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Commercial divers develop and maintain underwater structures and do research for scientists. Recreational divers teach scuba diving and may carry out marine searches and rescues.


Recreational divers work full-time and usually earn

$48K-$49K per year

Commercial divers work on short-term contracts and usually earn

$350-$1200 per day

Source: Academy of Diving, Subsea Training Centre and NZ Diving & Salvage, 2019.

Job opportunities

Chances of getting a job as a diver are average due to it being a small occupation with a steady turnover of workers.


Pay for divers varies depending on skills, experience and the type of diving they do.

Recreational divers are usually employed full time and paid a fixed salary.

  • Newly qualified recreational divers usually earn minimum wage.
  • Recreational divers who are master scuba trainers usually earn up to $48,000 a year.
  • Instructors who train recreational diving staff can earn up to $49,000.

Commercial divers usually work on short-term contracts and are paid a daily rate. Some commercial divers are employed full time and paid a fixed salary.

  • Newly qualified commercial divers working onshore usually earn between $350 and $400 a day.
  • Experienced commercial divers or supervisors working offshore can earn between $800 and $1,200 a day.

Sources: Academy of Diving, 2019; Subsea Training Centre 2019; and NZ Diving & Salvage, 2019. 

(This information is a guide only. Find out more about the sources of our pay information)

What you will do

Divers may do some or all of the following:

  • inspect, build and repair structures using underwater tools and equipment
  • search underwater areas for objects, structures or criminal evidence
  • manage emergency situations, including rescuing divers in distress 
  • clean and inspect boats or marine farm structures
  • guide certified divers on underwater tours
  • inspect, clean and wash diving equipment
  • instruct dive students
  • keep a log book to record details of diving experiences.

Skills and knowledge

Divers need to have knowledge of: 

  • diving techniques, and have excellent diving skills
  • diving equipment, and have the ability to repair equipment that breaks down on-site
  • relevant health and safety regulations
  • underwater hazards such as rips and currents
  • first aid and how to deal with emergencies.

Depending on their area of specialisation, divers may also need to have knowledge of:

  • underwater inspection and survey techniques
  • search and rescue procedures
  • construction methods and materials
  • underwater photography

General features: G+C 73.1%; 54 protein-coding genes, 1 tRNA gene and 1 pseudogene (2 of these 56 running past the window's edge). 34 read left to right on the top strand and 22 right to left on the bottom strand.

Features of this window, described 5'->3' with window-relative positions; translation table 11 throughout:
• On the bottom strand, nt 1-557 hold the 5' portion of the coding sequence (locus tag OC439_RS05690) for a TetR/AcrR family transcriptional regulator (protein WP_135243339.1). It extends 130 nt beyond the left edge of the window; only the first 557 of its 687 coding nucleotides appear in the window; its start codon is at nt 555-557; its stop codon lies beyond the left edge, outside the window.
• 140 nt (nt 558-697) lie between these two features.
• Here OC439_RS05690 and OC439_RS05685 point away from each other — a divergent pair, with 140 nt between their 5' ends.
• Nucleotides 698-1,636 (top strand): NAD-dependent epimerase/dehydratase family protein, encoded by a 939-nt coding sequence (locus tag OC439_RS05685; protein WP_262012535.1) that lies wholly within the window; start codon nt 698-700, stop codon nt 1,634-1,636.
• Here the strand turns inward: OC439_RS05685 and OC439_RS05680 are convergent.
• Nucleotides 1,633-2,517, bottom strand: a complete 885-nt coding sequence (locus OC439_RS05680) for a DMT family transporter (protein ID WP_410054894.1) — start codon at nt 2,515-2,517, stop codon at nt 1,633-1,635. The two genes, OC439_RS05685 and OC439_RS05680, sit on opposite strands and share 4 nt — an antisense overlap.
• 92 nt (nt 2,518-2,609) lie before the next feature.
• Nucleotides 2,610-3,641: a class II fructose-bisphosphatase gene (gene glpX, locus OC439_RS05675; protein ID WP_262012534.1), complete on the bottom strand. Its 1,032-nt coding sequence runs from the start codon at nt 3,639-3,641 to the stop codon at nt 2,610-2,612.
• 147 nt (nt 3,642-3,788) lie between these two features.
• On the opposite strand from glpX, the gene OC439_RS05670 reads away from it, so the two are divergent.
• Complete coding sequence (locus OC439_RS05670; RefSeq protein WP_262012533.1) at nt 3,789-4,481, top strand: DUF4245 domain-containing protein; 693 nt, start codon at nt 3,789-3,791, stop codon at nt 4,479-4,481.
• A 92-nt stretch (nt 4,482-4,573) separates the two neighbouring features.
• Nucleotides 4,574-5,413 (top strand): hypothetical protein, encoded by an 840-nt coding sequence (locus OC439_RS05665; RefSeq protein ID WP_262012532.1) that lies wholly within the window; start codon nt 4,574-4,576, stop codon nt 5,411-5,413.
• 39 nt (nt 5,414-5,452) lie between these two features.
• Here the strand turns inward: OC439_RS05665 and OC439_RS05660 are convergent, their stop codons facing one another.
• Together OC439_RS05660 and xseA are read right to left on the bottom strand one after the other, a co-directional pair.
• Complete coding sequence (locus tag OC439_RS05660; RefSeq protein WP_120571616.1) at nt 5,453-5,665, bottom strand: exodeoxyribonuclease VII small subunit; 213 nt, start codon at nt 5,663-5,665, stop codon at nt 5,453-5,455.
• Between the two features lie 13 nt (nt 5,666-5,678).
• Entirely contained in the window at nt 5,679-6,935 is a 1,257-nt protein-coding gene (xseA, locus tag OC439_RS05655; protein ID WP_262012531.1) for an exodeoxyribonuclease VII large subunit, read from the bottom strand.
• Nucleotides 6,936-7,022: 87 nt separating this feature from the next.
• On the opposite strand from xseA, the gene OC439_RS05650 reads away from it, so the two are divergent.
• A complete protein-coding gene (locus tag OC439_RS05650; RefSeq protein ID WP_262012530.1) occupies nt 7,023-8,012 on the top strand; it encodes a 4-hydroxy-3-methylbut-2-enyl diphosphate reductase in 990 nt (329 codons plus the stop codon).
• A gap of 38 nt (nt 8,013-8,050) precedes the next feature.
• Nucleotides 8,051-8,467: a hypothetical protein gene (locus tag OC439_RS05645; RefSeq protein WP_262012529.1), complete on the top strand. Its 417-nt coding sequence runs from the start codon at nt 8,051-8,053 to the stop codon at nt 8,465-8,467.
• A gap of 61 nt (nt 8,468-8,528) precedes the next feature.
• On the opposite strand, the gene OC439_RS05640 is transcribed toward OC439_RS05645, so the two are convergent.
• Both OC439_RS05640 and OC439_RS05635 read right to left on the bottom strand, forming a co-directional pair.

• the behaviour of marine life.

Working conditions


  • usually work irregular hours including weekends, and may be on call
  • may work off boats for days or weeks at a time, and spend long periods underwater in lakes, rivers, harbours and at sea
  • may travel to work sites throughout New Zealand or in places such as Antarctica or the North Sea
  • may work in extreme conditions including icy water, water with poor visibility, and in windy or changeable weather conditions which may be dangerous.

What's the job really like?

Brook McRae

Brook McRae


Getting paid to live your dreams

“There are few jobs that give you the memorable adventures that come with a diving career,” says diver and commercial diving business owner Brook McRae.

“The bonus is getting paid to go to some amazing places. I’ve worked deep underwater in India installing and connecting big oil and gas pipelines. You live in a helium ‘space station’ and talk like a chipmunk for a month at a time!”

His construction diving skills have also been in demand around New Zealand. “I’ve done salvage work on the Rena shipwreck in Tauranga and joined pipes with huge bolts for Christchurch’s water treatment outfall.”

Brook says it’s definitely a job requiring practical skills. “It helps if you’re hands on, and have a touch of Kiwi ingenuity as you’re often thinking of solutions." 

Network to get jobs

“Diving work can be a feast or famine, but roles are there for people who are proactive about finding work,” observes Brook.

And he says, “If you do well at the construction diving training school you’ll get noticed and get the jobs. Especially if you’ve got a Certificate in Construction Diving to 50m because then you can work on the heavier construction jobs like hydro dams.”

Expect to spend time away from home

Diving’s a job where you need to be away from home a lot, admits Brook. “Some jobs can go on for four to six months. So it’s best if you can fully commit, or have an understanding partner!”

Entry requirements

Commercial diver qualifications

To become a commercial diver you need to have a specific diving qualification from Subsea Training Centre.

You also need to be at least 18 years old and hold a current: 

  • medical clearance from the Diving Hyperbaric Medicine Service
  • First Aid Certificate, renewed every three years
  • CPR qualification, renewed every 12 months